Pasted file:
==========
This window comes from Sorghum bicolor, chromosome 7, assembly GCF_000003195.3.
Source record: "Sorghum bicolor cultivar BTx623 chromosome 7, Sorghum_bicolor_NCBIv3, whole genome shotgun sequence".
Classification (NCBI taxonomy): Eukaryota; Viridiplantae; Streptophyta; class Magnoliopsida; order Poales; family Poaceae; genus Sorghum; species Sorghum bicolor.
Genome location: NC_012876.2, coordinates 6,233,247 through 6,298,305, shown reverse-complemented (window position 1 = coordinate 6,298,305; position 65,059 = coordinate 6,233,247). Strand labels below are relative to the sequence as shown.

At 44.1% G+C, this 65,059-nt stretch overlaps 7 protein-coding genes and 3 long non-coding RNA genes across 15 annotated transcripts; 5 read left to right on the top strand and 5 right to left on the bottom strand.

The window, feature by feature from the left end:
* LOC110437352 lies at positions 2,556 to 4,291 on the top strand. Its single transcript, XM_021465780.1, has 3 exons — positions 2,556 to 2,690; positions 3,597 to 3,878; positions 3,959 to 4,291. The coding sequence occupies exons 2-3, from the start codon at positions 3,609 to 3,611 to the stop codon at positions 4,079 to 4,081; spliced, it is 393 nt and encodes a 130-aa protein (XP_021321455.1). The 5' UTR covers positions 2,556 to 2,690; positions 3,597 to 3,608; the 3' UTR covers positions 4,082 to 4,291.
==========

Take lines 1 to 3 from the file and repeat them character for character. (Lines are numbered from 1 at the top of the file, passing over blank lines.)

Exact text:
This window comes from Sorghum bicolor, chromosome 7, assembly GCF_000003195.3.
Source record: "Sorghum bicolor cultivar BTx623 chromosome 7, Sorghum_bicolor_NCBIv3, whole genome shotgun sequence".
Classification (NCBI taxonomy): Eukaryota; Viridiplantae; Streptophyta; class Magnoliopsida; order Poales; family Poaceae; genus Sorghum; species Sorghum bicolor.